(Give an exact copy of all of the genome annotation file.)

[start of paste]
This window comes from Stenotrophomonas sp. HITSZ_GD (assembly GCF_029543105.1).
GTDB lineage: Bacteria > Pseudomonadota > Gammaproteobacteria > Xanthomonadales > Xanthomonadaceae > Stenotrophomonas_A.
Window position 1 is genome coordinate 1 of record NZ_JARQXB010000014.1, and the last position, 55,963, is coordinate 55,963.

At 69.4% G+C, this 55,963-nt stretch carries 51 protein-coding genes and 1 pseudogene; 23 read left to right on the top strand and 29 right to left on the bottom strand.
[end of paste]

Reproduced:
This window comes from Stenotrophomonas sp. HITSZ_GD (assembly GCF_029543105.1).
GTDB lineage: Bacteria > Pseudomonadota > Gammaproteobacteria > Xanthomonadales > Xanthomonadaceae > Stenotrophomonas_A.
Window position 1 is genome coordinate 1 of record NZ_JARQXB010000014.1, and the last position, 55,963, is coordinate 55,963.

At 69.4% G+C, this 55,963-nt stretch carries 51 protein-coding genes and 1 pseudogene; 23 read left to right on the top strand and 29 right to left on the bottom strand.